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Schwab v. Hansen

United States District Court, E.D. Virginia, Norfolk Division

May 25, 2018

EDWARD AND REIKO SCHWAB, JR., ET AL., Plaintiffs,
v.
DAVE HANSEN, ET AL., Defendants.

          OPINION AND ORDER

          Robert G, Doumar Senior United States District Judge

         This matter comes before the Court on defendant Frank Gurdziel's Motion for Attorneys' Fees Pursuant to 42 U.S.C. § 1988(b), ECF No. 20, which he filed after prevailing on his motion to dismiss plaintiffs' Section 1983 action pursuant to Rule 12(b)(1) of the Federal Rules of Civil Procedure. In support of his motion, Mr. Gurdziel claims that plaintiffs' Section 1983 claim against him, a private citizen, was baseless and harassing. For the reasons stated herein, Mr. Gurdziel's Motion for Attorneys' Fees is GRANTED. ECF No. 20.

         I. PROCEDURAL BACKGROUND

         On July 26, 2017, Edward and Reiko Schwab, Jr., James and Carol Melvin, Sandra D. Harris, and Michael Aschkenas (collectively, "Plaintiffs") filed the above-captioned action pursuant to 42 U.S.C. § 1983 alleging that the defendants violated Plaintiffs' rights to due process under the Fifth and Fourteenth Amendments in connection with the creation of special taxation district by the City of Virginia Beach between 2011 and 2013. Complaint ("Compl."), ECF No. 1. Three of the four named defendants were employees of the City of Virginia Beach at the time the lawsuit was filed (hereinafter "City Defendants"). Id. ¶¶ 4, 6, 7. The remaining defendant, Mr. Gurdziel, was not an employee of the City of Virginia Beach but was alleged to be the City's "agent" at all times relevant to the complaint. Id. ¶ 5.

         On September 1, 2017, the City Defendants, by joint motion, ECF No. 6, and Mr. Gurdziel, by separate motion, ECF No. 3, moved to dismiss Plaintiffs' complaint pursuant to Rules 12(b)(1) and 12(b)(6) of the Federal Rules of Civil Procedure. Mr. Gurdziel's motion also requested an award of costs and attorneys' fees pursuant to 42 U.S.C. § 1988(b). Id. On November 16, 2017, by written opinion, the Court granted the defendants' motions, in part, and dismissed Plaintiffs' action for lack of subject matter jurisdiction. ECF No. 18. The Court declined to reach the other grounds for dismissal raised in the defendants' motions. Id. at 9. With respect to Mr. Gurdziel's request for attorneys' fees, the Court declined to address such request absent a motion in compliance with Rule 54 of the Federal Rules of Civil Procedure and granted Mr. Gurdziel leave to file such a motion within fourteen days. Id .

         On November 29, 2017, Mr. Gurdziel filed the instant Motion for Attorneys' Fees pursuant to 42 U.S.C. § 1988(b) along with a supporting memorandum. ECF Nos. 20, 21. In support, he attached the Affidavit of Mr. Gurdziel with several supporting exhibits. ECF No. 21-2. On December 12, 2017, Plaintiffs filed a brief in opposition, which included attorney argument and one unauthenticated email exhibit. ECF No. 22. On December 17, 2017, Mr. Gurdziel filed a reply brief. ECF No. 23.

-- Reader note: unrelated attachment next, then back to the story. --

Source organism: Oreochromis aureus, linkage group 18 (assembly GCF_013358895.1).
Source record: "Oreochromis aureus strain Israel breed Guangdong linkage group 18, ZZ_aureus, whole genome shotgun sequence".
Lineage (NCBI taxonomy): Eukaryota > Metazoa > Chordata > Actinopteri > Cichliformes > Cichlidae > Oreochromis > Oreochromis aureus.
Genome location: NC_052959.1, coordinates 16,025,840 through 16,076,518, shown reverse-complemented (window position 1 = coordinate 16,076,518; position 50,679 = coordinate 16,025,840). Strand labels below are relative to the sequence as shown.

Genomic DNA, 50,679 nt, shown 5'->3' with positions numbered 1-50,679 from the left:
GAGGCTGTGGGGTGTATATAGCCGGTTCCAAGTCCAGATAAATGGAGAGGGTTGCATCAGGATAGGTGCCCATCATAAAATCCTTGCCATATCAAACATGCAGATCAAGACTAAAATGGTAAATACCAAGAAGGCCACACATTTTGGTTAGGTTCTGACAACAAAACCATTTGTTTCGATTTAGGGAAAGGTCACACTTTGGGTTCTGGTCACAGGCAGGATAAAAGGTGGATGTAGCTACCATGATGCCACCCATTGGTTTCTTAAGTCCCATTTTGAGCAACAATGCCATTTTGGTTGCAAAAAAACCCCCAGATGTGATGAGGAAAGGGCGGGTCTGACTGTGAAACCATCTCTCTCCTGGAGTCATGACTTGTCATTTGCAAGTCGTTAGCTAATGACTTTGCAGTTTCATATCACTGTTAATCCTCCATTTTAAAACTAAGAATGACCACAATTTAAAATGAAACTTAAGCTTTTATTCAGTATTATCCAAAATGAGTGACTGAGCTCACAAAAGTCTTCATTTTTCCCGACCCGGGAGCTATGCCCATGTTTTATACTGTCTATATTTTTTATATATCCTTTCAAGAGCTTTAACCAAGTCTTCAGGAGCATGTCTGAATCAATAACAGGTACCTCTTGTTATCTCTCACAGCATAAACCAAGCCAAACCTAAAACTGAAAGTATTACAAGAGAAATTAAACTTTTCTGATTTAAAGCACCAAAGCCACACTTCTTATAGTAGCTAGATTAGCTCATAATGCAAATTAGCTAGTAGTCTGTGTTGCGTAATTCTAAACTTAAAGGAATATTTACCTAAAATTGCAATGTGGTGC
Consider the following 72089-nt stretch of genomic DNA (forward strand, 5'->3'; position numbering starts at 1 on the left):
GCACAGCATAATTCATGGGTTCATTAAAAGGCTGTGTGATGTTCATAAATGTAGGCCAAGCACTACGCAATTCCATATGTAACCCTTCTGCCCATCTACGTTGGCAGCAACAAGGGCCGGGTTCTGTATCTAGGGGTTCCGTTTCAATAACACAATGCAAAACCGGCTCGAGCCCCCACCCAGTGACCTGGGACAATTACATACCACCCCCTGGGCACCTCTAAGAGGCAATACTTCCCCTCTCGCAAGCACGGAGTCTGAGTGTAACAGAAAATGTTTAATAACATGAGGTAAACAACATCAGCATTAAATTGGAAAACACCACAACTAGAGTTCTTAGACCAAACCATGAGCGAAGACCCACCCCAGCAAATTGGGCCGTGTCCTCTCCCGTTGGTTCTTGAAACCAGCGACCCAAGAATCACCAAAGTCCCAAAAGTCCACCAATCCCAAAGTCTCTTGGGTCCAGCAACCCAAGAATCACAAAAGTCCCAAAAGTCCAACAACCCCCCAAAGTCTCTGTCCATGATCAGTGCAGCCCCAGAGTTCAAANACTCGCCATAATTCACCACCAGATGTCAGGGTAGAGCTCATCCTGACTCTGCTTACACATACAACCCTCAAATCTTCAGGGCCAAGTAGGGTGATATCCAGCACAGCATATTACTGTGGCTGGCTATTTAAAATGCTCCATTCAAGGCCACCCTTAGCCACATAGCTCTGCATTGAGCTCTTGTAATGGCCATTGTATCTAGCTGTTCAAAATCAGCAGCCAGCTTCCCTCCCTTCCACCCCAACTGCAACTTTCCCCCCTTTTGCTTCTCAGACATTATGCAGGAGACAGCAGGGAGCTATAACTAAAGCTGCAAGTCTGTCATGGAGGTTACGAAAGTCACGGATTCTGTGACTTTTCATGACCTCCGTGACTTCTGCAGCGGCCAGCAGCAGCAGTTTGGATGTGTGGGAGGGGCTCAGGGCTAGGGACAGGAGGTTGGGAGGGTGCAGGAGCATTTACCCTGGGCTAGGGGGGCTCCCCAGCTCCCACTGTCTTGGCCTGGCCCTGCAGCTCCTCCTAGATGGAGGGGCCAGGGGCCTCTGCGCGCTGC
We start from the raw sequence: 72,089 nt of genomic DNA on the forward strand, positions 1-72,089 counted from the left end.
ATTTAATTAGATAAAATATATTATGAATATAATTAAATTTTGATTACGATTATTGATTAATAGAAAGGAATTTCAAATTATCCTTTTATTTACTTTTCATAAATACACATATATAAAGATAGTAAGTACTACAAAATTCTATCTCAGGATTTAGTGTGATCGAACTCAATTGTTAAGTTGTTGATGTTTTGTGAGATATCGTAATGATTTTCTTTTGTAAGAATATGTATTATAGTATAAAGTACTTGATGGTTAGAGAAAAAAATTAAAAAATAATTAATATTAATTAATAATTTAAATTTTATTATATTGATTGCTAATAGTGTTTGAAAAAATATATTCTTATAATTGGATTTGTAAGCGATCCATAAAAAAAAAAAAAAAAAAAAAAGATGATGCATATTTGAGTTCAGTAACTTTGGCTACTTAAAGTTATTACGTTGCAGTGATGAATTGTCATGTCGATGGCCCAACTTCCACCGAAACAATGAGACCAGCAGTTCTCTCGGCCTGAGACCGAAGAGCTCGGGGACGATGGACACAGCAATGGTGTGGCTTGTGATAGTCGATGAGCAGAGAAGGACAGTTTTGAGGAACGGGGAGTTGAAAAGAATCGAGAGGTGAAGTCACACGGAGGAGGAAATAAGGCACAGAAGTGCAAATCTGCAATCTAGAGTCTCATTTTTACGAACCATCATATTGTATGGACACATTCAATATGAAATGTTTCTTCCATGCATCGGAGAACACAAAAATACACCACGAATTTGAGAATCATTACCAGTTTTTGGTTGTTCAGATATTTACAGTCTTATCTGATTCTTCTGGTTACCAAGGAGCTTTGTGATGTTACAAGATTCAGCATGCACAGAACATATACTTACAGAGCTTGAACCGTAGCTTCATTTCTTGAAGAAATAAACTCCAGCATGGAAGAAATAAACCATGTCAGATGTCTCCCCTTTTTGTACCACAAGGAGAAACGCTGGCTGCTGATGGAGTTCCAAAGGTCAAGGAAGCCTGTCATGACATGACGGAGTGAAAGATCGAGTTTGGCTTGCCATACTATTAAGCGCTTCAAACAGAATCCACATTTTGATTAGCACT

On February 6, 2018, the Court directed Plaintiffs to supplement their brief in opposition with competent factual evidence. ECF No. 26. Pursuant to such order, on February 20, 2018, Plaintiffs filed a supplemental opposition brief, which included affidavits of three plaintiffs: Mr. Schwab, Mr. Aschkenas, and Ms. Harris. ECF Nos. 27, 27-1, 27-1, 27-3. On March 6, 2018, Mr. Gurdziel filed a rebuttal to Plaintiffs' supplemental opposition. ECF No. 28.

         II. ALLEGATIONS IN PLAINTIFFS' COMPLAINT

         A summary of the allegations in Plaintiffs' complaint follows. Beginning in or around July, 2011, Mr. Gurdziel and the City Defendants allegedly "worked together" to create a special taxation district known as a "Special Service District" (hereinafter, "SSD") for waterfront property owners in the Chesopeian Colony subdivision in the City of Virginia Beach ("City"). Compl. ¶¶ 10, 25. The stated purpose of the proposed SSD was to fund a dredging project by levying additional taxes on the waterfront property owners within the SSD who stood to benefit from such project. Id. ¶¶ 11-14. For the proposed SSD to be approved by City Council, "80% of the waterfront property owners in the Chesopeian Colony [subdivision] needed to be in favor of its creation." Id. ¶ 15. Therefore, Mr. Gurdziel and the City Defendants allegedly circulated "willingness petitions" to Plaintiffs and other waterfront property owners in the Chesopeian Colony subdivision to garner support for creating the SSD. Id. ¶ 16.